Korg Volca series reviewed
By Francis preve
Tue, 25 Feb 2014
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Korg has been aggressively expanding their offerings in affordable true analog synths. First there were the Monotrons, then the Monotribe, then the MS-20 Mini. Now come the Volcas, which are an order of magnitude more sophisticated than the Monotribe and feature real analog sound engines that deliver tangible depth and warmth. There are three flavors: Beats, Keys, and Bass. Beats is a vintage-inspired drum machine, Bass evokes Roland’s classic TB-303, and Keys lives somewhere between a straight-up synth and Korg’s original Electribe. Each Volca costs only $150, which means that anyone with $450 can have a completely analog microstudio that fits in a backpack.


VOLCA BEATS

VOLCA KEYS

VOLCA BASS

IN COMMON

PROS

Rich and meaty drum sounds, both analog and sample-based. Integrated stutter effect. Sample pitch and delay parameters can be automated.


Very warm, punchy synth sounds. Tons of knobs for realtime tweaking. Three-note polyphony in certain modes. Integrated delay and ring mod.

Brings the vibe of the coveted TB-303 into the 21st century. Three simultaneous note patterns in each groove. Oscillators can be stacked for triad riffs.


Real analog synth engine. Multiple Volcas can sync via Monotribe-compatible voltage clock. Battery power option. Huge bang for buck.

CONS

Some of the sampled drums could stand to be louder.

Playing polyphonic riffs on the touch-panel keys is a bit tricky.

No parameter automation. Steeper learning curve than the other two Volcas.

No MIDI output. No shuffle/swing. Headphone jack is the only audio out.


Bottom Line: Korg resurrects the groovebox three ways, each with the biggest bang for buck we’ve ever seen in real analog synthesizers.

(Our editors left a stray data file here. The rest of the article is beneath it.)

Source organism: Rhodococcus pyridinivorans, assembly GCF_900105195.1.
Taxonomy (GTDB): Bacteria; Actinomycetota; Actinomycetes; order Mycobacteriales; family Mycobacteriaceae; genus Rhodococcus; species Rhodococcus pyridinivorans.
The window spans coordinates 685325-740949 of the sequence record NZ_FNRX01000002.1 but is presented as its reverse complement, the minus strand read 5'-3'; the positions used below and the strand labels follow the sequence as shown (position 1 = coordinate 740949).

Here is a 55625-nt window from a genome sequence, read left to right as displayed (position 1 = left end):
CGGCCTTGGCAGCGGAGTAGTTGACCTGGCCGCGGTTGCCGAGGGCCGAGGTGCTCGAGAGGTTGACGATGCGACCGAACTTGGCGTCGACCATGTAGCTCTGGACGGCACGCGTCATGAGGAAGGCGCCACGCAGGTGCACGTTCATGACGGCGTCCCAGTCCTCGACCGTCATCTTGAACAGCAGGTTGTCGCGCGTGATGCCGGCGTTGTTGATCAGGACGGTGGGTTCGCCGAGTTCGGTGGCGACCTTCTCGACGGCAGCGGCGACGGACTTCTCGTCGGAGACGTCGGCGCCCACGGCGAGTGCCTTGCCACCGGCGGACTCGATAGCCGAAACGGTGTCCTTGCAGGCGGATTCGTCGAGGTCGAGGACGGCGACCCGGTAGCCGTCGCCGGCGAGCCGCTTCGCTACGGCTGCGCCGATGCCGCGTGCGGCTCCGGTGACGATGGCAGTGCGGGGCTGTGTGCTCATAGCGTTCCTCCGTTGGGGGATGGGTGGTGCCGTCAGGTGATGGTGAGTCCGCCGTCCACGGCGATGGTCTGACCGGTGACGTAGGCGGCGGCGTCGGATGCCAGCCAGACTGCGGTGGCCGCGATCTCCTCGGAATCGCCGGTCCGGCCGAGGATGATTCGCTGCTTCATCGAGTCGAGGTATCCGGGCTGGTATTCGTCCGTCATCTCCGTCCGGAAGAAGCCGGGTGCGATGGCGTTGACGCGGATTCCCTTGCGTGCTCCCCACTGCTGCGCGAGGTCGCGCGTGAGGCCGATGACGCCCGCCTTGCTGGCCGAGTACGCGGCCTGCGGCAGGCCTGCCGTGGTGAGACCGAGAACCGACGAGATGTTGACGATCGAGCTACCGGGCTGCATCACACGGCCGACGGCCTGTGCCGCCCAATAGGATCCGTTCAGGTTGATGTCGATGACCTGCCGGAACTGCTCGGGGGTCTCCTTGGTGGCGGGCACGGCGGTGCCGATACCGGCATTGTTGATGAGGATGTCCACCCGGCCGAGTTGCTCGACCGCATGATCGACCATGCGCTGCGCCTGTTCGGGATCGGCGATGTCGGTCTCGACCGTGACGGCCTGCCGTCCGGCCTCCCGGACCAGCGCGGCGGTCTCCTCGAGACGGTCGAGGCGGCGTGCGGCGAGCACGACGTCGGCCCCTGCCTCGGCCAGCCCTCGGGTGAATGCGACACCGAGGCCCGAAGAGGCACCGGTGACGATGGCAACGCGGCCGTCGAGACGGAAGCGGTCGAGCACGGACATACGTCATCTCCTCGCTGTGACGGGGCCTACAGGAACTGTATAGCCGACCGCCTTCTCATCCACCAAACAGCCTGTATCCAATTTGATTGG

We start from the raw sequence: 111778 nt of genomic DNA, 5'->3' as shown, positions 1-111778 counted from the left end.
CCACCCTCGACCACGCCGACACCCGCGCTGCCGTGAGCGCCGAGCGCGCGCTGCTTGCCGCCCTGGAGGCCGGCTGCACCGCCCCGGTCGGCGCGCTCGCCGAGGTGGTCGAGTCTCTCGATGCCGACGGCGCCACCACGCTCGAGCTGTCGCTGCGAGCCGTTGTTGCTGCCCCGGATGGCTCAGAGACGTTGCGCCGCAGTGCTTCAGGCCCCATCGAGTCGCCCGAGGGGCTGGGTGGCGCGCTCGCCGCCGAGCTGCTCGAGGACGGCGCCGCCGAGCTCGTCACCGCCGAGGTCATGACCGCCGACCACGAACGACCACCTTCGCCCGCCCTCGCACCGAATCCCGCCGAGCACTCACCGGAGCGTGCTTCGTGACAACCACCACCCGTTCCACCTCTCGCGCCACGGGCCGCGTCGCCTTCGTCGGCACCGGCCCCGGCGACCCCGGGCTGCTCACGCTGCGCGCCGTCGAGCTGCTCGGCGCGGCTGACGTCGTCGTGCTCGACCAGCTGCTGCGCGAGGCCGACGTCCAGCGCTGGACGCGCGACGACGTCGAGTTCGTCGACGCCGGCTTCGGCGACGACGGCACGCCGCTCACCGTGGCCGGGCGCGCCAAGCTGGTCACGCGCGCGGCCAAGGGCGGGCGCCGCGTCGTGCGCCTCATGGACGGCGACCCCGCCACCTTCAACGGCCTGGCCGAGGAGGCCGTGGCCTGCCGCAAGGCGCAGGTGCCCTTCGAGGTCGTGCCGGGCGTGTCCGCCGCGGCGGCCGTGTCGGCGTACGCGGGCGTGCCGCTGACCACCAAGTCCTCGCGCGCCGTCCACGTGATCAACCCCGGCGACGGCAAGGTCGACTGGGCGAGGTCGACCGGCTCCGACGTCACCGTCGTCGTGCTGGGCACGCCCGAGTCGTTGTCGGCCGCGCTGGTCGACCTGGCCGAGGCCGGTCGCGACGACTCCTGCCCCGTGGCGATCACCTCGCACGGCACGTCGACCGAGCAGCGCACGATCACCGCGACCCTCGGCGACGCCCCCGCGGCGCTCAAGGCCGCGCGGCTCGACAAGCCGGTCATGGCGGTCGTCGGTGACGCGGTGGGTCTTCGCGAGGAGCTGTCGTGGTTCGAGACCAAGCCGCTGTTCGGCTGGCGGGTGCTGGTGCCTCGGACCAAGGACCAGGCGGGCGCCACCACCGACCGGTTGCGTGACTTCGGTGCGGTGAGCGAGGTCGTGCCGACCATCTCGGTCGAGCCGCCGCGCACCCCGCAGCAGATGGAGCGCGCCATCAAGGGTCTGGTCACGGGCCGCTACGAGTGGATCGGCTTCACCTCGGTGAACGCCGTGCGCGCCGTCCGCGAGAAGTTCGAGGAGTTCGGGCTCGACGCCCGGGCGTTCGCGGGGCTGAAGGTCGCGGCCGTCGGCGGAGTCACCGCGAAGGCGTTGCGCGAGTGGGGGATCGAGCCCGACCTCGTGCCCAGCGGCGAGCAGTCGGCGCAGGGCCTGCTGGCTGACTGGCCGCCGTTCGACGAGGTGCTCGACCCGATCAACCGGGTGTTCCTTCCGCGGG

$182.99 list | $149.99 street (each) | korg.com 

 

Common Features

All Volcas share the same exterior design, but with different panels. Each has a touch panel for entering notes or drum hits; it’s a little wider on the Volca Keys to allow for a chromatic keyboard. All three include the same connectors at the top of the faceplate: power supply jack, MIDI in, voltage clock in and out, and a 1/8” headphone jack. This serves double duty as the main output (monaural, though the jack is TRS stereo). 

You get eight memory slots for storing your sequences and each sequence can be one measure in length. There’s no pattern chaining for song creation, and given the lack of MIDI output, no ability to export sequences to another medium—to capture your explorations, you record audio into your DAW. In practice, I didn’t find this to be a problem.

My only real gripe is that no Volca has any sort of swing or shuffle. A workaround for iOS users is to use Korg’s free app, SyncKontrol. In addition to turning your iPhone or iPad into a master clock—with adjustable swing—by connecting its headphone out to any Volca’s sync input, it also provides WIST integration between the Volcas and Korg’s iPad synths. Let’s look at each Volca in more detail.

Next: Volca Beats
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